David Vitter is evidently out to convince voters that he would be a different kind of governor, and it must be admitted that he is making progress.
Take Common Core, for instance. Gov. Bobby Jindal was for it before he was against it, and Vitter, who used to be against it, has suddenly come out for it. You could hardly wish for a starker contrast than that.
Distinctions between politicians occupying a similar position on the ideological spectrum are necessarily subtle, and Vitter has played the right wing’s Tweedledee in the U.S. Senate to its Tweedledum in the governor’s mansion. But they never appeared to like each other much, and, as the election approaches, Vitter is staking out his own ground, albeit with the caution common to candidates with encouraging poll numbers to protect.
Thus, Vitter has said he would “look at” accepting the federal dollars for expanded Medicaid coverage in Louisiana that Jindal has rejected out of hand. But, since Vitter would only consider the possibility if Medicaid underwent unspecified “fundamental reforms,” this is not exactly a bold campaign pledge.
Common Core, however, offers an opportunity to disagree completely with Jindal, although that has only recently become the case. Just after he announced in January that he would run for governor, Vitter sent out a letter touting his conservative credentials to “a select few” — “patriots who care about the future of our state” — who were invited to prove it by sending contributions to his campaign. In return he would “protect our citizens from heavy-handed big government education policies like Common Core.”
That put him firmly on the same side as Jindal, who had, however, required a 180-degree shift to arrive there. After Common Core was developed, in part by the National Governors’ Association, Jindal in 2009 enthusiastically endorsed the concept and was among the first to sign the memorandum of understanding whereby states committed to adopt it.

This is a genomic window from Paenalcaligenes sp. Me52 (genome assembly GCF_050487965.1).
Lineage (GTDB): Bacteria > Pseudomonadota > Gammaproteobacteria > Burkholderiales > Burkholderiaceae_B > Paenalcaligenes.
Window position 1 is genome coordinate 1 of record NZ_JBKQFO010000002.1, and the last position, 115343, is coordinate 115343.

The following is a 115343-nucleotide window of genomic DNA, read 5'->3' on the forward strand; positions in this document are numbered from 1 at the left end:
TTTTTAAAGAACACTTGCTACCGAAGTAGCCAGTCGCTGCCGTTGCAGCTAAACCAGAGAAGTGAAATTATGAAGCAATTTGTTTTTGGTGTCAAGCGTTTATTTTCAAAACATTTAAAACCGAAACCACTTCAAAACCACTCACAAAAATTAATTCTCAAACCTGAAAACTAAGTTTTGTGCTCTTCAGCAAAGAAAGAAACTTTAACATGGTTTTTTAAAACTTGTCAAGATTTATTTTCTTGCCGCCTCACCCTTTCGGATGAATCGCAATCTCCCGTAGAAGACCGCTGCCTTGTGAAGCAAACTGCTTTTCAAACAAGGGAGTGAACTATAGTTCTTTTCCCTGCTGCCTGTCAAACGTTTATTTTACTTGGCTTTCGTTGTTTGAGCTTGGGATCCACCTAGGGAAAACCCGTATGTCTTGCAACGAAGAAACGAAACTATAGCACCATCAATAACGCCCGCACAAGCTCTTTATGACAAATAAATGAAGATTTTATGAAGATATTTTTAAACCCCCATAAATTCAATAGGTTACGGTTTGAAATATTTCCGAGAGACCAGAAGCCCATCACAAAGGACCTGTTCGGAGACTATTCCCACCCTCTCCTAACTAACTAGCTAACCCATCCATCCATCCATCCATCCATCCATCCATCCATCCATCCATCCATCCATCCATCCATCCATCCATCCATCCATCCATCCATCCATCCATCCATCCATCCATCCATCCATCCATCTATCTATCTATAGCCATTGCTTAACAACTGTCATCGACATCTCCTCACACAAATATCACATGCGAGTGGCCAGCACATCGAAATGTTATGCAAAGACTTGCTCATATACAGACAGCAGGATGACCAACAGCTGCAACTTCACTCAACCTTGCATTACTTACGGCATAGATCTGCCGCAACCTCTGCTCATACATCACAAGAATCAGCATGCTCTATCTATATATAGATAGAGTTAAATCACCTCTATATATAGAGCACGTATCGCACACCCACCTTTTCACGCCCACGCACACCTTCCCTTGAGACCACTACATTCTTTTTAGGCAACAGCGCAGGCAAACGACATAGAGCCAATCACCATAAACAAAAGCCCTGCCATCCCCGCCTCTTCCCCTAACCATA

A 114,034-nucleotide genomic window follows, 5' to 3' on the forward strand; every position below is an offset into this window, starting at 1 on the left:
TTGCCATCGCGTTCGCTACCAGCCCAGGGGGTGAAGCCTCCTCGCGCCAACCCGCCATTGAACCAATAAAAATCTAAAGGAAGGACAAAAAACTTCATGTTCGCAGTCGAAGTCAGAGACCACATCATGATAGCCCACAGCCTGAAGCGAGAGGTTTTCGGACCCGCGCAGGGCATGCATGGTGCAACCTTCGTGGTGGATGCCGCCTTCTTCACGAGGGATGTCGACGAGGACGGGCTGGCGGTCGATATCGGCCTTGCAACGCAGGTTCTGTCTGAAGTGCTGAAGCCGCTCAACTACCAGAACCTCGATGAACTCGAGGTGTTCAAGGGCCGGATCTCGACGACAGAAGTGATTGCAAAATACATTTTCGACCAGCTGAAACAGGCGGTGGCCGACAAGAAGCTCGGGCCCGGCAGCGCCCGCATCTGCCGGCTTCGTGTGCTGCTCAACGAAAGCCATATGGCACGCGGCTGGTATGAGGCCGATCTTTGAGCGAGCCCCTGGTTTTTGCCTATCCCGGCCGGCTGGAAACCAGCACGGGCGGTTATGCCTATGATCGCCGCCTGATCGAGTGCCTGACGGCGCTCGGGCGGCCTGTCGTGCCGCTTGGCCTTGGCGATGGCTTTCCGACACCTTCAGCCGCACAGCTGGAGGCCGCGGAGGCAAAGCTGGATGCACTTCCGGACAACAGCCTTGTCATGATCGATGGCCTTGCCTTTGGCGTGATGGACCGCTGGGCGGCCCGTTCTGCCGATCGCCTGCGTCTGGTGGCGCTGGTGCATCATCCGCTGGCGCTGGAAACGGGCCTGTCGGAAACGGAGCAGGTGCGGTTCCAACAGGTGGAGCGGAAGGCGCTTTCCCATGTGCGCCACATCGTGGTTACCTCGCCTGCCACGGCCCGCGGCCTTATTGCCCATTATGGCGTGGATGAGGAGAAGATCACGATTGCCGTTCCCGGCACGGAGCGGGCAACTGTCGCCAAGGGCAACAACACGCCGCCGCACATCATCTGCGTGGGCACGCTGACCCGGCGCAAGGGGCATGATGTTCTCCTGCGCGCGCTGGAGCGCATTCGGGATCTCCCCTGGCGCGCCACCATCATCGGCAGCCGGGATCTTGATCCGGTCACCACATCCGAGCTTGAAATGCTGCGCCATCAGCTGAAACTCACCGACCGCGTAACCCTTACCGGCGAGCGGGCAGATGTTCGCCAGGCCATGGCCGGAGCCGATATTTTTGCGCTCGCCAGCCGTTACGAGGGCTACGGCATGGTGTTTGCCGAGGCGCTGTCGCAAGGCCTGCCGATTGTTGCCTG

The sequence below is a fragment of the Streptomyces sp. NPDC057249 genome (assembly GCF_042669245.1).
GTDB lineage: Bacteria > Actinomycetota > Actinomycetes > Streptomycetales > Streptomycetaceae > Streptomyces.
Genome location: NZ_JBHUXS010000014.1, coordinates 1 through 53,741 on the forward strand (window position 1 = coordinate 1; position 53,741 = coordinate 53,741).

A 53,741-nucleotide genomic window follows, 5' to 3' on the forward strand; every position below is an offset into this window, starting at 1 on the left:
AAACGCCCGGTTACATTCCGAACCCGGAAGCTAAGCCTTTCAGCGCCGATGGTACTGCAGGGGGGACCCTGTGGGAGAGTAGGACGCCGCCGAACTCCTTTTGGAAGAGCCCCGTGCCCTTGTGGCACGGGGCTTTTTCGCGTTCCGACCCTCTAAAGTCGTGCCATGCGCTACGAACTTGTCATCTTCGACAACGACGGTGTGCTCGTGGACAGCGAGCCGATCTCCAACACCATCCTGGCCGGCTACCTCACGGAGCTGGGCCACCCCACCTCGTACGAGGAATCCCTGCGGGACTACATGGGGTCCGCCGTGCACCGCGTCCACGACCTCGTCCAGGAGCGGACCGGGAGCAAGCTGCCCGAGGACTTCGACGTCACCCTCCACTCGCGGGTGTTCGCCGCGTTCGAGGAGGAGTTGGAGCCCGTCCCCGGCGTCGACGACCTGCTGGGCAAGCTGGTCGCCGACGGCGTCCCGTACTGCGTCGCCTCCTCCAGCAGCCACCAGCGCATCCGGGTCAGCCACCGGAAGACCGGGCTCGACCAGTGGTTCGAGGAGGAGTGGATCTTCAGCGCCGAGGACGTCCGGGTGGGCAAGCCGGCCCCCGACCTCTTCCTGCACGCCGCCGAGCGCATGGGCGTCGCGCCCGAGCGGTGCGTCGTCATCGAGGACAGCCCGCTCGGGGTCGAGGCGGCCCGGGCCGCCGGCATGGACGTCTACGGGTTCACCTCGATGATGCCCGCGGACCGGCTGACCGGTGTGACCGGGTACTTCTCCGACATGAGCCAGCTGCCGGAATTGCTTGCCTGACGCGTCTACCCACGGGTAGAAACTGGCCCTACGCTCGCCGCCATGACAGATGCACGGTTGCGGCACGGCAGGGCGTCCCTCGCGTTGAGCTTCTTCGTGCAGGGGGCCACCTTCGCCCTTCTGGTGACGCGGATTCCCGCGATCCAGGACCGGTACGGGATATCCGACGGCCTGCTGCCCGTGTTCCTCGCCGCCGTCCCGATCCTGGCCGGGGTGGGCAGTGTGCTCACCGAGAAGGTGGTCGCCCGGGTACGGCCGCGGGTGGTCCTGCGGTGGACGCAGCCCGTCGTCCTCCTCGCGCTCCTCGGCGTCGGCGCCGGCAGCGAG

This seemed at the time something of a no-brainer, since holding Louisiana students to a national measure of achievement could only improve their prospects. They have been dim far too long.
But when President Barack Obama signaled his approval of Common Core, it became in the tea party imagination a federal plot to give us an education system worthy of North Korea. “Commie Core” the GOP wags called it. This is not the Mad Hatter’s tea party, but sometimes you have to wonder.
The rumblings on the right grew louder just as Jindal’s attention turned to the national stage. As he criss-crossed the country, he apparently figured that his slim hopes of the GOP presidential nomination rested on wooing the faction where Common Core is regarded as anathema.
His initial embrace of Common Core was long forgotten, as he threatened to ditch it in Louisiana by executive order. When the Board of Elementary and Secondary Education joined a lawsuit claiming Jindal was exceeding his authority, he countersued. Thus will confusion reign as schools resume this month.
Vitter, meanwhile, had a road to Damascus experience and announced, “I support the strong standards Louisiana now has in place and think Governor Jindal’s attempt to start from scratch right before the school year is very disruptive.” As it happens, his current stance plays well with business leaders, who figure Common Core will produce an abler workforce and whose support can be crucial for Republican candidates. But it is unlikely that many voters with a stake in public education will be looking for a Jindal clone.
Vitter is the early, strong favorite in the governor’s race, which is so far off that Common Core passions probably will have cooled before it is over. Regardless, Vitter is not promising to protect us from Common Core any more; instead, he will “take an aggressive, hands-on approach, get curriculum and implementation right.”
That should be enough to settle it. If Vitter wins, we will have a different kind of dithering governor.
James Gill’s email address is firstname.lastname@example.org.